You can see that because the value of Num of the row in the left table is 53, it is matching on the third N column (N3) in the table JOINed to.

I was interested in TIME and IO STATISTICS so I ran that query with them on and we got these results.

While the query only took about five and a half seconds to run, it looked suspiciously expensive in terms of CPU.  The query plan for it was this.


First off, we should not be surprised to see a Parallelism operator in the plans, because from our timing results we see that CPU time used is way in excess of the elapsed time for the query.

We also see that both tables are using a Clustered Index Scan operator, but when we look a little deeper into what is going on with the right table (by expanding the details of the Table Spool and Clustered Index Scan operators), we see that they’re trying to operate on four million (actual) rows of data, when there are only one million rows of data in the table!

Our first thought of course is that perhaps we can build an INDEX to speed this bad boy up a bit.  So let’s try that.

When we run that same query again, we get these timing results.

And they are not very impressive, being of approximately the same order of magnitude as the first.  As to the query plan:


We see that while the INDEX we created is being used, it didn’t seem to help much.  If you repeat this query and hover your cursor over the Index Scan (NonClustered) and Table Spool operators in the graphical query plan, you will find that the same four million actual rows were being used in the query.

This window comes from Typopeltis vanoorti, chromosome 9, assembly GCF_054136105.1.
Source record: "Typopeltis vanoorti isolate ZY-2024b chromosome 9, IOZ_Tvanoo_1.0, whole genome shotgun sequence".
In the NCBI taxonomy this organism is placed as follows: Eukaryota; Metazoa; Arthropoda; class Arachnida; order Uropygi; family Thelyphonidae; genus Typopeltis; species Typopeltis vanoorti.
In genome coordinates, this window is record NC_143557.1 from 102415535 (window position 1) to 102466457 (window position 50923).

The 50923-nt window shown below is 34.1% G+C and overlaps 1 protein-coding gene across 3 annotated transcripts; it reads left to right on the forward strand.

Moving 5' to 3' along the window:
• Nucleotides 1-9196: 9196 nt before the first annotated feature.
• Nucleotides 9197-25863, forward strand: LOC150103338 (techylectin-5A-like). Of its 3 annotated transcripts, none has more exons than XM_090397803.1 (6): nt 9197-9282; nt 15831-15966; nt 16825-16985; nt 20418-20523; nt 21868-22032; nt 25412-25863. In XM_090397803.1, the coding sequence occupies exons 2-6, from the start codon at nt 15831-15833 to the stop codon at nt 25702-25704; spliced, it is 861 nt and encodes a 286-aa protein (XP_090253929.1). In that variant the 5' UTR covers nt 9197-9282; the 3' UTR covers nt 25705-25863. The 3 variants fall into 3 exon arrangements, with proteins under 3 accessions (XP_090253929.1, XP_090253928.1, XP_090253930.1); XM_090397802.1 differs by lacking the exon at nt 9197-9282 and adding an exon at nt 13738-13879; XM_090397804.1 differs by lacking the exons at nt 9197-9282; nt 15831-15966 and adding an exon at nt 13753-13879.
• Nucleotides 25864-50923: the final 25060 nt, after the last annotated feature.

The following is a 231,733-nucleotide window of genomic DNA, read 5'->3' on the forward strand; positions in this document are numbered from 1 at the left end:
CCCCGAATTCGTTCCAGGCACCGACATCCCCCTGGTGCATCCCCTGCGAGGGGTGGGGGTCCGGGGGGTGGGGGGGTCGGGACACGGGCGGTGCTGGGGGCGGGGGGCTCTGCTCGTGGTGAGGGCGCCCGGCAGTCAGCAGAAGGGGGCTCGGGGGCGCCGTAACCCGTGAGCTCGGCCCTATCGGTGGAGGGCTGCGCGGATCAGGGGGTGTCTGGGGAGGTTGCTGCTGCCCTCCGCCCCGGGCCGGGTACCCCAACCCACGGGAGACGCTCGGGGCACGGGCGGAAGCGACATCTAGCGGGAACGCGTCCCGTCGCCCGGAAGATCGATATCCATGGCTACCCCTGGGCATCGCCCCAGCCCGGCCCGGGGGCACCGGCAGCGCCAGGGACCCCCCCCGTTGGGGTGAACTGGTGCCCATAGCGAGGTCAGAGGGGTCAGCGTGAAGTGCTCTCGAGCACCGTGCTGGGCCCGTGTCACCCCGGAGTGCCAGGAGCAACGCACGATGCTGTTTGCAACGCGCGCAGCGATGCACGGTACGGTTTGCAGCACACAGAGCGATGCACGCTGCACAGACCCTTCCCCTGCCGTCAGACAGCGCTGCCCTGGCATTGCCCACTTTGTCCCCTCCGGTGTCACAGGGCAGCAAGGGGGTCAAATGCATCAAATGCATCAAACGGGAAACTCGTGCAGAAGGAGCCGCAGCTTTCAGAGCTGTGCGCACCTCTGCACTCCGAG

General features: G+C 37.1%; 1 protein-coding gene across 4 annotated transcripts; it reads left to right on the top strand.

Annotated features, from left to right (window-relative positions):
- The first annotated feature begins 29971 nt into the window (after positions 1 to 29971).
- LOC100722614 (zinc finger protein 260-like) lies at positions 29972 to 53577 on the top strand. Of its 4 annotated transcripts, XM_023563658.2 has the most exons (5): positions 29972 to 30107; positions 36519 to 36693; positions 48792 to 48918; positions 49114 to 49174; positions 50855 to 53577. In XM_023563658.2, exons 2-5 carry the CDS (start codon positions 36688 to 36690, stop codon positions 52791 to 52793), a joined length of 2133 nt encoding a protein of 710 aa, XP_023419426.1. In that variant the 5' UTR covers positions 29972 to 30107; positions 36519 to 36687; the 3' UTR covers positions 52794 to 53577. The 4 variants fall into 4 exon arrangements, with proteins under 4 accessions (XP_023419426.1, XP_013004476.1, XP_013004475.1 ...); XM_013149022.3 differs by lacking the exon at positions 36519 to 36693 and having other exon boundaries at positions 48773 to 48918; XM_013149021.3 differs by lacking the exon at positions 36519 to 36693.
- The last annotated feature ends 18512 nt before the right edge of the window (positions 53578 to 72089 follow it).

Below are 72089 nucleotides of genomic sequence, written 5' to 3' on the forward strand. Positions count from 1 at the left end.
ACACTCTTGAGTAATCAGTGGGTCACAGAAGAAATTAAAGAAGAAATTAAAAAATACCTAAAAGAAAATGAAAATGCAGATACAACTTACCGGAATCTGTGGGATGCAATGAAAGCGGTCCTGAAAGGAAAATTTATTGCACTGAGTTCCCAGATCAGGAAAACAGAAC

It is definitely time to rewrite this query and make it run faster by finding an alternative to the conditional join.

Instead of our conditional JOIN, we can partition the big table into four parts, doing successive JOINs on each of the partitions, and then recombining the parts like this (using UNION ALL):

While that appears to be a much more complex query (it certainly takes a lot longer to write even using copy and paste), we are pretty impressed by the timing results:

While this query is now running in less than half a second (with CPU time down by two orders of magnitude), it does produce a much more (seemingly) complex query plan.


Even though SQL is doing four Clustered Index Scans of the big table, the results are overwhelmingly in favor of this query over the conditional JOIN.

SQL 2012 grumbled somewhat that an INDEX was missing that could improve the query a bit, so let’s go ahead and create the INDEX that it recommends and try again.

Now we get these timing results:

It looks to me like that recommended INDEX didn’t help one bit!  And I did in fact check the query plan and found that the optimizer used the recommended INDEX.

From my perspective I’d say that the rewrite worked sufficiently that I wouldn’t hesitate to use it in production without the recommended INDEX, thus saving the space that building that INDEX would entail, not to mention the overhead having that INDEX would impose on INSERT, UPDATE and DELETE statements.